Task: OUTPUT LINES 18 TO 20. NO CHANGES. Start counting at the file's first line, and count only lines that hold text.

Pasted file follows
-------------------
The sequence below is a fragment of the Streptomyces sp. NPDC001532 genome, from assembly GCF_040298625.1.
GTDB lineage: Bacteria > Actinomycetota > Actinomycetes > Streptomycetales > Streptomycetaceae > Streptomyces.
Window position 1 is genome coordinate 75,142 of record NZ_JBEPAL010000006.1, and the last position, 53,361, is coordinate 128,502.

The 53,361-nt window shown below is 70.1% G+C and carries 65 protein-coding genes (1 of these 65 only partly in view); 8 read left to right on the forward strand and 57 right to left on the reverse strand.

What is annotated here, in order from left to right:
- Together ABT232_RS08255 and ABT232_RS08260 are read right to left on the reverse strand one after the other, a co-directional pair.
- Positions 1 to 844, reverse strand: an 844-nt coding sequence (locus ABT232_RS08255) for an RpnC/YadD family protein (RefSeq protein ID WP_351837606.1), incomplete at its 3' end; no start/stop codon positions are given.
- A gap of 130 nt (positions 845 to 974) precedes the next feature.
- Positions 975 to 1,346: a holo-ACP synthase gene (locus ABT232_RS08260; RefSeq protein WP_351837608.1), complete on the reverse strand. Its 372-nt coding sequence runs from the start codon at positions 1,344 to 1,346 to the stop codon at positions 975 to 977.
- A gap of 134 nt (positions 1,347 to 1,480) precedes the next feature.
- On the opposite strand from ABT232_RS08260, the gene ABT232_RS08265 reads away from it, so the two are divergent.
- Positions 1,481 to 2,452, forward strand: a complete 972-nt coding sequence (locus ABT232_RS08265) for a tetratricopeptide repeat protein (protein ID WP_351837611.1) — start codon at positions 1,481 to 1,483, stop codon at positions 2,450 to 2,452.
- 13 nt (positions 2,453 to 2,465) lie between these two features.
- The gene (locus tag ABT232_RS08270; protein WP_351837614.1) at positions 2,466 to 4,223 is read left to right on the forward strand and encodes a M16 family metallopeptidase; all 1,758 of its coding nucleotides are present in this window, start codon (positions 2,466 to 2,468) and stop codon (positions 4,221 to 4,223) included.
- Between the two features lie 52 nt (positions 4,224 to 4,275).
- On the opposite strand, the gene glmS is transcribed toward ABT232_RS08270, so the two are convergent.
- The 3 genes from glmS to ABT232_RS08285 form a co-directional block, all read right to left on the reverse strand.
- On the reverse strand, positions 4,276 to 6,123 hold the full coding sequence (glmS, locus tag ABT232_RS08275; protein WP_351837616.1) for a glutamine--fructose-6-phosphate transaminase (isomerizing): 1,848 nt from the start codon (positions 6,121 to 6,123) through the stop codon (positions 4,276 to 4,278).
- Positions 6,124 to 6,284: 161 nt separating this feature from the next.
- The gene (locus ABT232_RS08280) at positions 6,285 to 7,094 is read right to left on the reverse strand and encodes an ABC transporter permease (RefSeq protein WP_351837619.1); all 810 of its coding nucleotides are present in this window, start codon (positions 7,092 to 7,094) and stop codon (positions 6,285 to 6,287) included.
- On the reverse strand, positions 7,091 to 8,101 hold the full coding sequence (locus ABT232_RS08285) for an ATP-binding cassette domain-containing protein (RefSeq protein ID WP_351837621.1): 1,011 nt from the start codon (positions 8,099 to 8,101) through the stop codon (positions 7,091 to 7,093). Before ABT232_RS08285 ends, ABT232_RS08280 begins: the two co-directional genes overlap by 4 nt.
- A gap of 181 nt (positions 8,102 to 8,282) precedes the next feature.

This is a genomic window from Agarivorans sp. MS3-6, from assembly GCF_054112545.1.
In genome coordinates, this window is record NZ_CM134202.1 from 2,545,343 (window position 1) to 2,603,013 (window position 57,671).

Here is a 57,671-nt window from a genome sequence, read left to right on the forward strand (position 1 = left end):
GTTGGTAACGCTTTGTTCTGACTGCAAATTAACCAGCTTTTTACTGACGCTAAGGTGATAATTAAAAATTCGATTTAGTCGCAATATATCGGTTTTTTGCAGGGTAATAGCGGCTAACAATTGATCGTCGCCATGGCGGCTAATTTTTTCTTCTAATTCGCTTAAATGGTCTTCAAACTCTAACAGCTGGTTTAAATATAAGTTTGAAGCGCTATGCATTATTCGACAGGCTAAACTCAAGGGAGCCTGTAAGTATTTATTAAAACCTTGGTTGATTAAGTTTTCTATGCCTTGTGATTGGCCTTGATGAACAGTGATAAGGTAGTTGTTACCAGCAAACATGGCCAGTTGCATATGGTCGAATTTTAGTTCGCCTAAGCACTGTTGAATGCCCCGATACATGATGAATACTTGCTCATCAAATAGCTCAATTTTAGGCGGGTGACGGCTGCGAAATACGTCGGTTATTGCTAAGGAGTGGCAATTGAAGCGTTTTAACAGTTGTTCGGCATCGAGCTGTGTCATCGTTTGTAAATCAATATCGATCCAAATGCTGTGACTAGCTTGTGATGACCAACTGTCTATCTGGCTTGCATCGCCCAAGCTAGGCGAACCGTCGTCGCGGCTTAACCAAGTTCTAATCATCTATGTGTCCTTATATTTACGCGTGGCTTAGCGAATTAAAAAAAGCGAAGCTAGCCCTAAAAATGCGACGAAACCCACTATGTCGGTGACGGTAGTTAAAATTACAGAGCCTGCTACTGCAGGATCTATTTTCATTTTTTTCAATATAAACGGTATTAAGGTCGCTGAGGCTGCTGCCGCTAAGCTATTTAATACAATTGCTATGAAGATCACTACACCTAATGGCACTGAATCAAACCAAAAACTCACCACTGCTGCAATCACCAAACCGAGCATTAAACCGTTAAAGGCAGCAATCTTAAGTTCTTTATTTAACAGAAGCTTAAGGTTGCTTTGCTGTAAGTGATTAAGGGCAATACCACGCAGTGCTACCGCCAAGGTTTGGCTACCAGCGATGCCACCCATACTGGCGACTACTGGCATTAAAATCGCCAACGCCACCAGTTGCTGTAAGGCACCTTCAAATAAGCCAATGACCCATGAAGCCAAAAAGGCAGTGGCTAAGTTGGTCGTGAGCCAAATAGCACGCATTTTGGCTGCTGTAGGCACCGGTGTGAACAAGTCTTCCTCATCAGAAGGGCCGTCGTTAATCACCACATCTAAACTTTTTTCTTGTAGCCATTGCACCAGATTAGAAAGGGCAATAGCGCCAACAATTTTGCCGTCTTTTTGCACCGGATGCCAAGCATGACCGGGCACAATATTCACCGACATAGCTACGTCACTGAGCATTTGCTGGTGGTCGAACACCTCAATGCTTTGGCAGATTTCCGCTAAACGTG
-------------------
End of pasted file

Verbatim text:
- On the reverse strand, positions 4,276 to 6,123 hold the full coding sequence (glmS, locus tag ABT232_RS08275; protein WP_351837616.1) for a glutamine--fructose-6-phosphate transaminase (isomerizing): 1,848 nt from the start codon (positions 6,121 to 6,123) through the stop codon (positions 4,276 to 4,278).
- Positions 6,124 to 6,284: 161 nt separating this feature from the next.
- The gene (locus ABT232_RS08280) at positions 6,285 to 7,094 is read right to left on the reverse strand and encodes an ABC transporter permease (RefSeq protein WP_351837619.1); all 810 of its coding nucleotides are present in this window, start codon (positions 7,092 to 7,094) and stop codon (positions 6,285 to 6,287) included.